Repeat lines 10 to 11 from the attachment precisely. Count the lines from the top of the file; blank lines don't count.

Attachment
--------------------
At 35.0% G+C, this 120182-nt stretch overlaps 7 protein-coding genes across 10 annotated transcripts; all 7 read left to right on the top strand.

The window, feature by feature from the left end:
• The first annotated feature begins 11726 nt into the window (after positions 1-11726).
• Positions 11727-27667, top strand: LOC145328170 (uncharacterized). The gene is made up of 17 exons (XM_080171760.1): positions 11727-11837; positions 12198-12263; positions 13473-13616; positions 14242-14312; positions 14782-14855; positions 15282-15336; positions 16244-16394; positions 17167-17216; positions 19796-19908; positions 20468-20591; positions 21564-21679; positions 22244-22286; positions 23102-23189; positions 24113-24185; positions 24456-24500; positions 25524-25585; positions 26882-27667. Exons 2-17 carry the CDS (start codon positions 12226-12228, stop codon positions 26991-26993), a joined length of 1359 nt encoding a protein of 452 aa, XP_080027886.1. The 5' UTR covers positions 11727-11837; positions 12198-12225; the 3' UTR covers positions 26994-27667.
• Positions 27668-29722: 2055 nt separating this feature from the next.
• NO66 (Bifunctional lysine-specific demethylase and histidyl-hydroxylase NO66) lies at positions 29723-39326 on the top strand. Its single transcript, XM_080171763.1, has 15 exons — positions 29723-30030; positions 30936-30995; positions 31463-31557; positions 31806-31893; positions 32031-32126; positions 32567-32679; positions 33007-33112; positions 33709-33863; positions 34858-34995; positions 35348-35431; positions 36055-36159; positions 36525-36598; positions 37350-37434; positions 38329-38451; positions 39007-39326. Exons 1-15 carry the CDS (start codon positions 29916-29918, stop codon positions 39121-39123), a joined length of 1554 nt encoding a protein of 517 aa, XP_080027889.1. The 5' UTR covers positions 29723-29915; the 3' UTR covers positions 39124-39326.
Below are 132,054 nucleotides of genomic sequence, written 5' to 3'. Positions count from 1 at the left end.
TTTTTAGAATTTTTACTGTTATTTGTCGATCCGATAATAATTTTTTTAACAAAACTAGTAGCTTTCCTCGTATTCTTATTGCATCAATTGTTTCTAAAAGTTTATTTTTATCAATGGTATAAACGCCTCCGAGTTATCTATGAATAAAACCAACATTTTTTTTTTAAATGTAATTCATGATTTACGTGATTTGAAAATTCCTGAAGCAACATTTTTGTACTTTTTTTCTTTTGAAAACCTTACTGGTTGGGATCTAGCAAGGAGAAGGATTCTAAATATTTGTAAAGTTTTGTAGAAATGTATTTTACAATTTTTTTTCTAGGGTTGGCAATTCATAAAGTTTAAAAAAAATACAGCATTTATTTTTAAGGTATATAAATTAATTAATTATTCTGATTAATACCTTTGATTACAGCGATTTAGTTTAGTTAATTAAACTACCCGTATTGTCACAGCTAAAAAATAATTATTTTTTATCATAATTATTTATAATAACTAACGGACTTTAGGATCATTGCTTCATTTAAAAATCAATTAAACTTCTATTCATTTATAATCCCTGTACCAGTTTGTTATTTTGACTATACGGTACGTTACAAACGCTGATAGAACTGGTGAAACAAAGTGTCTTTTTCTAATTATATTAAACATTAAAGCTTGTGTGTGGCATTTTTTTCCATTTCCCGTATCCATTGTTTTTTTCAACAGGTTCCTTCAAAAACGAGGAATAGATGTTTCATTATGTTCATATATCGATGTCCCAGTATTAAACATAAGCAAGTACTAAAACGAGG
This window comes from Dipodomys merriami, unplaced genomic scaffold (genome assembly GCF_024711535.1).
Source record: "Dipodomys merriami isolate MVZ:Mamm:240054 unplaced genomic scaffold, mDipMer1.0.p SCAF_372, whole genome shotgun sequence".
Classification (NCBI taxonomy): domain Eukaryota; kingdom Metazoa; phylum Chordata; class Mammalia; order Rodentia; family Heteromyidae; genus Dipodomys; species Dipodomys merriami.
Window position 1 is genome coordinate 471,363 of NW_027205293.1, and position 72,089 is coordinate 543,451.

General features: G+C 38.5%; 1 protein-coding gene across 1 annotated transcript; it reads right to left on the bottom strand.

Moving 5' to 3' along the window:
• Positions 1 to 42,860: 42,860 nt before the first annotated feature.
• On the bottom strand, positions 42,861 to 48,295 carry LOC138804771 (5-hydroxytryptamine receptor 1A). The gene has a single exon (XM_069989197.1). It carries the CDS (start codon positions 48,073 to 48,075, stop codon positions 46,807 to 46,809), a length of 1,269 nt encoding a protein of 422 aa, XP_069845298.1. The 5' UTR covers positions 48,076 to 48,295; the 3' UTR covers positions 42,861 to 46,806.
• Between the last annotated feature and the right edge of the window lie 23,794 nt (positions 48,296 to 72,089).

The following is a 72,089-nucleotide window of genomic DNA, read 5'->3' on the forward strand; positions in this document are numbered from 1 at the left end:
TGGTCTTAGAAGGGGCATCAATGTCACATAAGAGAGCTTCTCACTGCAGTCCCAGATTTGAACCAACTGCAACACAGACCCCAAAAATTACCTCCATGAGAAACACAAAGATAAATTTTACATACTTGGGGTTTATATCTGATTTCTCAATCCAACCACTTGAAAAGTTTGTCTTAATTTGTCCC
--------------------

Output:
Source record: "Dipodomys merriami isolate MVZ:Mamm:240054 unplaced genomic scaffold, mDipMer1.0.p SCAF_372, whole genome shotgun sequence".
Classification (NCBI taxonomy): domain Eukaryota; kingdom Metazoa; phylum Chordata; class Mammalia; order Rodentia; family Heteromyidae; genus Dipodomys; species Dipodomys merriami.